We know that it’s common practice to snag photos off Google Images, but just because everyone is doing it doesn’t make it right. Whether you are posting images to your blog, Facebook, or any other social media platform, you need to be certain that you are allowed to use that photo or you are breaking the law!
Follow these quick and easy guidelines to ensure your use of photos avoids copyright infringement.* But first, let’s get some lingo straight so we are on the same page.
Attribution: Acknowledging the author of a work. It most often requires the person’s name with the copyright symbol and a link back to the source.
Copyright: The exclusive legal right, given to an originator or an assignee to print, publish, perform, film, or record literary, artistic, or musical material, and to authorize others to do the same.
Creative Commons: This is a nonprofit organization that enables the sharing and use of creative works and knowledge through free legal tools. Their free, easy-to-use copyright licenses provide a simple, standardized way to give the public permission to share and use creative work according to the conditions of your choosing.
Intellectual Property: A work that is the result of creativity, such as a photo or a design, to which one has rights for. Once it is created it is protected under copyright law.
Licensing: Granting a license to permit the use of intellectual property or to allow an activity to take place. Like the use of an image in a blog post.
Public Domain: The state of belonging or being available to the public as a whole, and therefore not subject to copyright.
Is that image copyrighted?
Yes! Always assume that an image you find on the internet is copyrighted.
Why worry about it?
It’s easy enough to download an image to put it on your website, blog, social media site, or even printed materials. But what you should know is that using a copyrighted image without permission could land you a $25,000 fine, plus legal fees and damages!
Don’t think cropping out the watermark or other identifying markers will make it impossible for the photo to be identified. There is embedded information in each photo and online tools that can find a creator’s images. Companies that sell stock photos online also have their own tools to find people who are using their images without purchasing the rights to use them and they will come after the owner of the website.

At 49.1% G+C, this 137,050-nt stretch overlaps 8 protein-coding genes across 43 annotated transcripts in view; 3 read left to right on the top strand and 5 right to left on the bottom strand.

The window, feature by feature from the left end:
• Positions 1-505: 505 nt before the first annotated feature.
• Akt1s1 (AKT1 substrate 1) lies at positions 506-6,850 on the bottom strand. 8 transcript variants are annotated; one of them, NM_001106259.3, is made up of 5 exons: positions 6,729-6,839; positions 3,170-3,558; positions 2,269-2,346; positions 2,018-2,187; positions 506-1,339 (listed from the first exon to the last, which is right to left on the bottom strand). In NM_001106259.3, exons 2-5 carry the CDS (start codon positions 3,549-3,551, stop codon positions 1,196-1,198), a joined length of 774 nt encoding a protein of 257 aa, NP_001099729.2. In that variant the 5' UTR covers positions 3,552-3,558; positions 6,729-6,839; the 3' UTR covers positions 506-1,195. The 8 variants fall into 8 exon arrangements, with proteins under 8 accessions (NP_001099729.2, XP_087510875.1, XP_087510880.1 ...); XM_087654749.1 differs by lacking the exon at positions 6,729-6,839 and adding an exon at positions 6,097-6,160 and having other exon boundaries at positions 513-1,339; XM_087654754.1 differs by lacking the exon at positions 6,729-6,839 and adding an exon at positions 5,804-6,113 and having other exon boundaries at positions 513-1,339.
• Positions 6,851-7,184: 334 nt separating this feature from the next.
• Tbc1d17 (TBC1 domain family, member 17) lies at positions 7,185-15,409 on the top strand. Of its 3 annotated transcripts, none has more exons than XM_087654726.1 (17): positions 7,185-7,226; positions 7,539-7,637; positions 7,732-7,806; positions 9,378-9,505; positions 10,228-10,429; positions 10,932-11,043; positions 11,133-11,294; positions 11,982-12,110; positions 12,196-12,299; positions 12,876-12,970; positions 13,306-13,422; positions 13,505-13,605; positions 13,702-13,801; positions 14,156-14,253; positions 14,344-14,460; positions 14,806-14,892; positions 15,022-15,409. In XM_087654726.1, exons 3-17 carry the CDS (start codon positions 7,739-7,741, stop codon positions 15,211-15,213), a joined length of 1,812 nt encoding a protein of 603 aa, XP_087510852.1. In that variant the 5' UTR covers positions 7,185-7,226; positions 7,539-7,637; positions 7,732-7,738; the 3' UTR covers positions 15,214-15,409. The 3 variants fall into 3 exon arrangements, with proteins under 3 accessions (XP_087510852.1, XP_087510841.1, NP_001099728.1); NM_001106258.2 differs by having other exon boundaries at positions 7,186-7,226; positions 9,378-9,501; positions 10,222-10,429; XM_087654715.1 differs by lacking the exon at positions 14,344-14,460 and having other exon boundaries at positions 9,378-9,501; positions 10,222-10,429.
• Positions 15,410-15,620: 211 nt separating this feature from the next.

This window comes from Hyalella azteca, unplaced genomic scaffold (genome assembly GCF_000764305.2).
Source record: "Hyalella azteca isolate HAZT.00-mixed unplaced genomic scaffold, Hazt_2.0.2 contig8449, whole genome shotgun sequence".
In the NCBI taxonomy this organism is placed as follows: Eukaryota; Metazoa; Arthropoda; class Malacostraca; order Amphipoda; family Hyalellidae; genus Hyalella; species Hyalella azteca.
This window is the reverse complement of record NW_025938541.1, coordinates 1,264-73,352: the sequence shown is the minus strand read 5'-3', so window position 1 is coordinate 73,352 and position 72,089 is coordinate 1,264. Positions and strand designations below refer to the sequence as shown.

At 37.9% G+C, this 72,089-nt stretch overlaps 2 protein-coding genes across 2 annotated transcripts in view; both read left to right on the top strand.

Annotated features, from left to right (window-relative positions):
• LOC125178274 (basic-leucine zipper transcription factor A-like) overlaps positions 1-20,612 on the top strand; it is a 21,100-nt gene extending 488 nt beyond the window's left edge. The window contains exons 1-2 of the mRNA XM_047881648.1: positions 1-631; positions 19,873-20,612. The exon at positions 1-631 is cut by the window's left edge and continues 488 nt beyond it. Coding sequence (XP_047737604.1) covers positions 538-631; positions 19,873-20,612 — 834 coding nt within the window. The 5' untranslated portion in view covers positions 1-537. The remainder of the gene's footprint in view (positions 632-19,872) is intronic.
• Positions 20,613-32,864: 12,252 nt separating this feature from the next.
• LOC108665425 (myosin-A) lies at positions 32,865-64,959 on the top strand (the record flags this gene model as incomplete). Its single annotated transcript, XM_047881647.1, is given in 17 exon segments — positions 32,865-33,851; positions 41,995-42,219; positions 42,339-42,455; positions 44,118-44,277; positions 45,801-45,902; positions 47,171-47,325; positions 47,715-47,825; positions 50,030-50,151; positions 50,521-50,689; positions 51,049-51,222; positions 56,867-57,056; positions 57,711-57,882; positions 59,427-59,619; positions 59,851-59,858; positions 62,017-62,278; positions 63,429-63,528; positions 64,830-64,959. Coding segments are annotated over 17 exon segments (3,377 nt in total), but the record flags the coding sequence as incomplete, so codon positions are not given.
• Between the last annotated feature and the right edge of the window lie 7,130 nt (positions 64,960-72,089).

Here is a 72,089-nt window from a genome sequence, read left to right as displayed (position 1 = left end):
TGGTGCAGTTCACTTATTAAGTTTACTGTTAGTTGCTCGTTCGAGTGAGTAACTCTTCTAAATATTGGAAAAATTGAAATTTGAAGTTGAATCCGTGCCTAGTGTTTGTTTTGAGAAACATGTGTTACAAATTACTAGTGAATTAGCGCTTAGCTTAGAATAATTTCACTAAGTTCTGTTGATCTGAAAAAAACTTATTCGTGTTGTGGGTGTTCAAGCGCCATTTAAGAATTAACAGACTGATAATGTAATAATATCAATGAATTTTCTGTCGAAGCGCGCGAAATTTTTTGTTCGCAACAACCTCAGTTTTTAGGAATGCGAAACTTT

How can I use any photos then?
If you can find the source of an image then you can often determine if you can get permission or a license to use the image. Once you find the source you can determine if the image is unavailable for use, available for use under certain circumstances, or in the creative commons. A licensing agreement gives you permission to use a patent, trademark or photograph under specific circumstances. Those requirements for use may include a fee, attribution, or no alterations. If the image does offer a license for use, either free or for a fee, make sure you understand the restrictions for use and follow the agreement.
How to find the original source of an image.
You can find the original source of the image through a reverse Google Images search!
Save a copy of the photo in question to your desktop. Then go to images.google.com and drag and drop the image from your desktop to the search box. Voila! Now you have a list of websites where the image is likely found. This can make finding the original source of the image a little easier!
If you are unsure if a photo is available for use, another option is to ask the copyright holder. Many photographers will grant you permission to use their images. They might ask for attribution in the form of a watermark, link to their website or both.
Here is an example of properly attributing an image to the author.
Notice that the image has a watermark on it and it links back to the original source of the image.
That being said, don’t think that you can just link back to the original work and you will be protected. You still must have the express permission to use the image.
The photo doesn’t have a copyright notice or watermark on it, does that mean I can use it?
No! Copyright law does not require the author to include a copyright notice. Having one does make it easier to find who the author is, but it is not required to be present to be legally copyrighted.
Where can I find free images?
Public domain images are a great source for free photos. There are still a couple rules you should follow when it comes to the public domain. Most of the rules are common sense. Don’t use the images for illegal activities, identifiable people cannot be shown in a negative manner, and don’t suggest product or service endorsements by the people or organizations in the photos. Pixabay has a great blog post on what’s allowed and what is not when it comes to the public domain.
Here is a list of websites that have free images. Many of these sites have images in the public domain, but some of the images do have license agreements. Make sure you understand the restrictions on each image before you publish them.
- Stock Free Images
- Photo Pin
- Flickr creative commons tagged images
- Wikipedia has an exhaustive list of sources where you can find public domain images.
Want more tips? Check out our other articles
* Disclosure: This article is for informational purposes only and is not to be considered legal advice. Consult a qualified lawyer for legal advice.
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